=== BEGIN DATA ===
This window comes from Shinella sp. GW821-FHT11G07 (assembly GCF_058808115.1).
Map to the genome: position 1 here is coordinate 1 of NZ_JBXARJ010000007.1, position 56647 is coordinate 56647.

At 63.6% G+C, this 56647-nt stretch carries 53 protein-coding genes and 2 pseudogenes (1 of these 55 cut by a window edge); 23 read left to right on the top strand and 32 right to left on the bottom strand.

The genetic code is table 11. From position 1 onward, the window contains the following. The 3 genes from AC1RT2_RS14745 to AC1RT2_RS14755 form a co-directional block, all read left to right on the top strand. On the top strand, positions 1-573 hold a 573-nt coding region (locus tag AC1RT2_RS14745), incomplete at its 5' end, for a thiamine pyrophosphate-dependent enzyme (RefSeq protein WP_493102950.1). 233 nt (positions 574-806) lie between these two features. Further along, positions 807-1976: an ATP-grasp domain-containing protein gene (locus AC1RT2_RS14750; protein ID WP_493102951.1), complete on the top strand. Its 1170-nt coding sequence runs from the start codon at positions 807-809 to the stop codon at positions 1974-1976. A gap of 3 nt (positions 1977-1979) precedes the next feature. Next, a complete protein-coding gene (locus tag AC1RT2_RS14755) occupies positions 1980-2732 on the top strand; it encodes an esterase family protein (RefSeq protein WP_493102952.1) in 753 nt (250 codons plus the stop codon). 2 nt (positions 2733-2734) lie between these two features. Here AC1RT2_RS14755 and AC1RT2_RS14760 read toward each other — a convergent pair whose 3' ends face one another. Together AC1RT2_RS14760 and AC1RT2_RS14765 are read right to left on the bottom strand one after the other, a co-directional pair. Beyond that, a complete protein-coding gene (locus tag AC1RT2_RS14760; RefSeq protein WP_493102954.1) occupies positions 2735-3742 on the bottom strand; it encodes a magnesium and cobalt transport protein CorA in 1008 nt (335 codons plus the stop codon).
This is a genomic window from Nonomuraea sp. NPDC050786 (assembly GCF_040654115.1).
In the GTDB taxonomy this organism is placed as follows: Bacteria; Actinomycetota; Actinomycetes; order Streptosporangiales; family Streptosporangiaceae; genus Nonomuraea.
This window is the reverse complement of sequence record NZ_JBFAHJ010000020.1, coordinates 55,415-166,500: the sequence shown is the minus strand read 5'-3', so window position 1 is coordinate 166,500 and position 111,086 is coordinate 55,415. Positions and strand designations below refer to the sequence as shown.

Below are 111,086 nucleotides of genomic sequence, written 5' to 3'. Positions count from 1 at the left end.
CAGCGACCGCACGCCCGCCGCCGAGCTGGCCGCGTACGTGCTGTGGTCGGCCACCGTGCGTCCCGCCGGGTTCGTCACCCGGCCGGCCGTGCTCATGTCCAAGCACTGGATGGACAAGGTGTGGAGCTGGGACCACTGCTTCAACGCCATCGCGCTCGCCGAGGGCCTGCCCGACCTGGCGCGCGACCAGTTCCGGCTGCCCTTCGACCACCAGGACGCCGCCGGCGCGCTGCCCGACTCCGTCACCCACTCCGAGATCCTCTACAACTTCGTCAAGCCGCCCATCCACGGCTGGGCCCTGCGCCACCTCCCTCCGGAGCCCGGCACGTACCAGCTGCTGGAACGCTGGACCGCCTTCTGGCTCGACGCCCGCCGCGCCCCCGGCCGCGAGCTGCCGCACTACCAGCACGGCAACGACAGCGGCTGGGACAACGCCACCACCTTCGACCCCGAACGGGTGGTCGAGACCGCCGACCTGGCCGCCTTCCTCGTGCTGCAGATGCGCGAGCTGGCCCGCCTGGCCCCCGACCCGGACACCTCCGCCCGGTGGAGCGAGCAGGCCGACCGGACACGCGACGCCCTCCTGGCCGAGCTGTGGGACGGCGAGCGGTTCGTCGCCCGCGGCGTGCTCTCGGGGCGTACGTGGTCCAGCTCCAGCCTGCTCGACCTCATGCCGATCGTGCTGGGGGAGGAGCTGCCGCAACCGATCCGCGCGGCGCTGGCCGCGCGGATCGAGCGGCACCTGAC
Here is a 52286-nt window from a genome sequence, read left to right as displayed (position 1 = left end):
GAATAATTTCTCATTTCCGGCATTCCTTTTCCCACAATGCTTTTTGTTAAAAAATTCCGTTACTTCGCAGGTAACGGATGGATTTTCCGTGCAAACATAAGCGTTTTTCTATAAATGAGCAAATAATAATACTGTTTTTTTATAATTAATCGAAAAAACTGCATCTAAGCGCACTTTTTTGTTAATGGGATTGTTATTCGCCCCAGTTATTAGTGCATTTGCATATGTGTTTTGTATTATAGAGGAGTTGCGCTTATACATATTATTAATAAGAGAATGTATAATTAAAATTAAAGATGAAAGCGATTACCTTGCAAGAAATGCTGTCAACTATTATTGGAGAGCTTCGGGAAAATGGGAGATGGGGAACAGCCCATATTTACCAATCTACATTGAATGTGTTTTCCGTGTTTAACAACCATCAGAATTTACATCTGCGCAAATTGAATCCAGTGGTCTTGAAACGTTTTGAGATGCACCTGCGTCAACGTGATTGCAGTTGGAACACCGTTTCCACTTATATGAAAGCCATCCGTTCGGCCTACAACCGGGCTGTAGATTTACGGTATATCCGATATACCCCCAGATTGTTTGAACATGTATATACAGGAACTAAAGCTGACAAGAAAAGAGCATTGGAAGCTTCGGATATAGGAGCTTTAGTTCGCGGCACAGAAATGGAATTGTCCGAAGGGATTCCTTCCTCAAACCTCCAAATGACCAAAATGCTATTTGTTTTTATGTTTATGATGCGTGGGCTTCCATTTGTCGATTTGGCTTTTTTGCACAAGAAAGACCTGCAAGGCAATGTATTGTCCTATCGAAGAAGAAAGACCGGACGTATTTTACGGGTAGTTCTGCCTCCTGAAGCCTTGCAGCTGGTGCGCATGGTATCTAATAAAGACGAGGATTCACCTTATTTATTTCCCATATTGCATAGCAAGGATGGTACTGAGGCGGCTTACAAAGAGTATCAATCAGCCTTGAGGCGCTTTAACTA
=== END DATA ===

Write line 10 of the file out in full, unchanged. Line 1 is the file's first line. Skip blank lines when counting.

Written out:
Here is a 52286-nt window from a genome sequence, read left to right as displayed (position 1 = left end):